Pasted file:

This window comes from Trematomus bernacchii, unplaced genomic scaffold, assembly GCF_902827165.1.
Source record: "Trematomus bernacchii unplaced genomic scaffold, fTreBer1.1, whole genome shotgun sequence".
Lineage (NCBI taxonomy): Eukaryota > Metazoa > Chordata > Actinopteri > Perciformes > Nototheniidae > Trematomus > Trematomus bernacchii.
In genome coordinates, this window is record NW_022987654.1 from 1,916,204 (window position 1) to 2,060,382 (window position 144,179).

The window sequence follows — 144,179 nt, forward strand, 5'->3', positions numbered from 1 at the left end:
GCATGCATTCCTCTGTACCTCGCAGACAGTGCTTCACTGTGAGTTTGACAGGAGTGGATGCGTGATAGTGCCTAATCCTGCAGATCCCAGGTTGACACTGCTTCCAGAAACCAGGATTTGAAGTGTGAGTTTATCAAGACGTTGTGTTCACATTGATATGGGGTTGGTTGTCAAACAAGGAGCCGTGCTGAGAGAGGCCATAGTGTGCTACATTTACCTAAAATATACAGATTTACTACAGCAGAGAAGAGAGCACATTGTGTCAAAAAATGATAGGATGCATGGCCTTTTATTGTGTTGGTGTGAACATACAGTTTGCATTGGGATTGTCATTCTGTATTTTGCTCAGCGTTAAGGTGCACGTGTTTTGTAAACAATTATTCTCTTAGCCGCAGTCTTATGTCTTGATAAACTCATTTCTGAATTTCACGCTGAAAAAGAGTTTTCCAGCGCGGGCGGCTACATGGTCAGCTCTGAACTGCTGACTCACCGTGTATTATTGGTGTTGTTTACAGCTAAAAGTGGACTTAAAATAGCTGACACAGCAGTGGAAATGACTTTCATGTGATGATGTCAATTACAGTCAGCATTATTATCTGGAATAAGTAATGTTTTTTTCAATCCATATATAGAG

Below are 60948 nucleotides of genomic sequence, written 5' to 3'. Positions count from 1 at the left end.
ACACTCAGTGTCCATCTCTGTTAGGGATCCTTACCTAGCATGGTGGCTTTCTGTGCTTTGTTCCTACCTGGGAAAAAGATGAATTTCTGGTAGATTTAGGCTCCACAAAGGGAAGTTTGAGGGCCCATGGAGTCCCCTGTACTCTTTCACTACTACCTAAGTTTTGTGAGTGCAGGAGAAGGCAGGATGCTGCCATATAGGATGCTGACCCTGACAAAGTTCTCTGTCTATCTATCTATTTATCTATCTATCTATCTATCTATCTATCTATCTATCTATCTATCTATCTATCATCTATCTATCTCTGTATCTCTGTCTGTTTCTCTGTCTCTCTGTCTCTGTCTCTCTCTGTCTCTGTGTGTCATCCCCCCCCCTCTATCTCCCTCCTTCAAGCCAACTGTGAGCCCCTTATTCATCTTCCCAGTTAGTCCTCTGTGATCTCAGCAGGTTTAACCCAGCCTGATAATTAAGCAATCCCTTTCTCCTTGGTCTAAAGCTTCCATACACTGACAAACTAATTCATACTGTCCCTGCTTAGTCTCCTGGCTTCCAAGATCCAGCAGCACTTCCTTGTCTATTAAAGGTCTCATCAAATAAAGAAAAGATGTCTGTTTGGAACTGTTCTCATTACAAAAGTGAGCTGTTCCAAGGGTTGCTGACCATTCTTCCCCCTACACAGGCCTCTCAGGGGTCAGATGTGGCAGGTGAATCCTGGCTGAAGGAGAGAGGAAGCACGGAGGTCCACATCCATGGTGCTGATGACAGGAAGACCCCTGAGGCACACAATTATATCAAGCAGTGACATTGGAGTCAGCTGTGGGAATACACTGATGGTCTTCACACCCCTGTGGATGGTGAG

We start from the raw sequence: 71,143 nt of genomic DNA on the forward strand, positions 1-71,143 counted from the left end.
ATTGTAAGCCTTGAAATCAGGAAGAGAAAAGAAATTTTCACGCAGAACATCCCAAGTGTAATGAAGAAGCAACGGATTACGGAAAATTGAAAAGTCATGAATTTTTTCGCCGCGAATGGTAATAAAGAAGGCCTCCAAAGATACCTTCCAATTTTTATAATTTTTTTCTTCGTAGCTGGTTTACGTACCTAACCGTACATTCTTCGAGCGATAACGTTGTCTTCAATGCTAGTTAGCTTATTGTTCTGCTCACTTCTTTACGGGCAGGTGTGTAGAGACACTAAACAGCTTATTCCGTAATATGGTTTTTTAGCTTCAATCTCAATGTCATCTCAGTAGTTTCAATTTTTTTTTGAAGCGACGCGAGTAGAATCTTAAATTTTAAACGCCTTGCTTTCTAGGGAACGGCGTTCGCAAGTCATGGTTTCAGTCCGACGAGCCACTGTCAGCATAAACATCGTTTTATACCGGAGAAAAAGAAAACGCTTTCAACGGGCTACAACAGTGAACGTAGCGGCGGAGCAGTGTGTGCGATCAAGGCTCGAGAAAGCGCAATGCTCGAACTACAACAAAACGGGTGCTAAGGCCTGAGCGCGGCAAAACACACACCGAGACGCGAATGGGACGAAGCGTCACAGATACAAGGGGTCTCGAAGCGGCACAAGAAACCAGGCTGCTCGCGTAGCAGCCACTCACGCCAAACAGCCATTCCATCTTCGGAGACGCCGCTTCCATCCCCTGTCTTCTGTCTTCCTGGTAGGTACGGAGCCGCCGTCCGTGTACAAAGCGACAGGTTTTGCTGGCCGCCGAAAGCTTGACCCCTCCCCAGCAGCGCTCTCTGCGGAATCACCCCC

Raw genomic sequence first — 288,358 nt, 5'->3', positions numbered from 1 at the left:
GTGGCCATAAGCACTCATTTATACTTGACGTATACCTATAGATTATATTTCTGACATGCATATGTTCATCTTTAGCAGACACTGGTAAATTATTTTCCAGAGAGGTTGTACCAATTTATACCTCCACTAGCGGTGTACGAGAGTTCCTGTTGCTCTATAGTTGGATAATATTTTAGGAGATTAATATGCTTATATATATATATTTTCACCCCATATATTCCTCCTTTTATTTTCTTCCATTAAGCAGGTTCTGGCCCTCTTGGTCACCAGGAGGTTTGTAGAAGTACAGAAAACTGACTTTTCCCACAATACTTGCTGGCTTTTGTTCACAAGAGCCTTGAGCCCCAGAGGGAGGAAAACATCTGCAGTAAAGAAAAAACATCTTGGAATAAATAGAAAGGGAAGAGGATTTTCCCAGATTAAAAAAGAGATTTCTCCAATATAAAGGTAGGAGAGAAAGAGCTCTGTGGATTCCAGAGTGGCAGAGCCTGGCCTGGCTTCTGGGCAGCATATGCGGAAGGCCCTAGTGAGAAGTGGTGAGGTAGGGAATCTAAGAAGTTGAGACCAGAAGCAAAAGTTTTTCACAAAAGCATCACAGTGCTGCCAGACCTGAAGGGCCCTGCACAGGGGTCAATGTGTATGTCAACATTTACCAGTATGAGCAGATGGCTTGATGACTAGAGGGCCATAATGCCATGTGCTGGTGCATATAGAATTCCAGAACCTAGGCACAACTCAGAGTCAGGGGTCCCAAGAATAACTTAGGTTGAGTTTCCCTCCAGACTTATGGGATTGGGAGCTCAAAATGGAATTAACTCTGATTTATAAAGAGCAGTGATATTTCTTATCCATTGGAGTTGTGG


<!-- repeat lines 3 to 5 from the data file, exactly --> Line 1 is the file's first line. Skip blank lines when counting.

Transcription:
Lineage (NCBI taxonomy): Eukaryota > Metazoa > Chordata > Actinopteri > Perciformes > Nototheniidae > Trematomus > Trematomus bernacchii.
In genome coordinates, this window is record NW_022987654.1 from 1,916,204 (window position 1) to 2,060,382 (window position 144,179).

The window sequence follows — 144,179 nt, forward strand, 5'->3', positions numbered from 1 at the left end: